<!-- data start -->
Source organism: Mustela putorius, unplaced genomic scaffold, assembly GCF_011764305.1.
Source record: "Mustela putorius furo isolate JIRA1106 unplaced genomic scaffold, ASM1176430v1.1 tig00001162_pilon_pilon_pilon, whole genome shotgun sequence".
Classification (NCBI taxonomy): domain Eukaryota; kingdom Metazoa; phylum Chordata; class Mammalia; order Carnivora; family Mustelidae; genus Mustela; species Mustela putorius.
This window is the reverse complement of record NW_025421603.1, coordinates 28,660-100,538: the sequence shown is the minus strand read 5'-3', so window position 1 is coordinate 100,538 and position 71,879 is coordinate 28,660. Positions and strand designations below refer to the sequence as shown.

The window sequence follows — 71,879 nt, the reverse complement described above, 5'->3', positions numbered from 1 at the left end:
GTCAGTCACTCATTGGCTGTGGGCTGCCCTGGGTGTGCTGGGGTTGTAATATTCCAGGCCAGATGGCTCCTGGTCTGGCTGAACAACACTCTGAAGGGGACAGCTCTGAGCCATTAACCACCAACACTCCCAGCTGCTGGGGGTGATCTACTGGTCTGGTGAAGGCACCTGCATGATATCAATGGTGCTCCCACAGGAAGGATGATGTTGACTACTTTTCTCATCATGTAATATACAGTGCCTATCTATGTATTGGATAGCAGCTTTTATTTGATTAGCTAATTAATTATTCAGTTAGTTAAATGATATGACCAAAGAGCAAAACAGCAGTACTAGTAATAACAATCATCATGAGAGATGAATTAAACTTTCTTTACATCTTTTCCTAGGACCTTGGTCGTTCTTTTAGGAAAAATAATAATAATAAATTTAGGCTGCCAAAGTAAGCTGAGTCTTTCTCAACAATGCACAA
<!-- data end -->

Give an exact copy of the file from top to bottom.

Source organism: Mustela putorius, unplaced genomic scaffold, assembly GCF_011764305.1.
Source record: "Mustela putorius furo isolate JIRA1106 unplaced genomic scaffold, ASM1176430v1.1 tig00001162_pilon_pilon_pilon, whole genome shotgun sequence".
Classification (NCBI taxonomy): domain Eukaryota; kingdom Metazoa; phylum Chordata; class Mammalia; order Carnivora; family Mustelidae; genus Mustela; species Mustela putorius.
This window is the reverse complement of record NW_025421603.1, coordinates 28,660-100,538: the sequence shown is the minus strand read 5'-3', so window position 1 is coordinate 100,538 and position 71,879 is coordinate 28,660. Positions and strand designations below refer to the sequence as shown.

The window sequence follows — 71,879 nt, the reverse complement described above, 5'->3', positions numbered from 1 at the left end:
GTCAGTCACTCATTGGCTGTGGGCTGCCCTGGGTGTGCTGGGGTTGTAATATTCCAGGCCAGATGGCTCCTGGTCTGGCTGAACAACACTCTGAAGGGGACAGCTCTGAGCCATTAACCACCAACACTCCCAGCTGCTGGGGGTGATCTACTGGTCTGGTGAAGGCACCTGCATGATATCAATGGTGCTCCCACAGGAAGGATGATGTTGACTACTTTTCTCATCATGTAATATACAGTGCCTATCTATGTATTGGATAGCAGCTTTTATTTGATTAGCTAATTAATTATTCAGTTAGTTAAATGATATGACCAAAGAGCAAAACAGCAGTACTAGTAATAACAATCATCATGAGAGATGAATTAAACTTTCTTTACATCTTTTCCTAGGACCTTGGTCGTTCTTTTAGGAAAAATAATAATAATAAATTTAGGCTGCCAAAGTAAGCTGAGTCTTTCTCAACAATGCACAA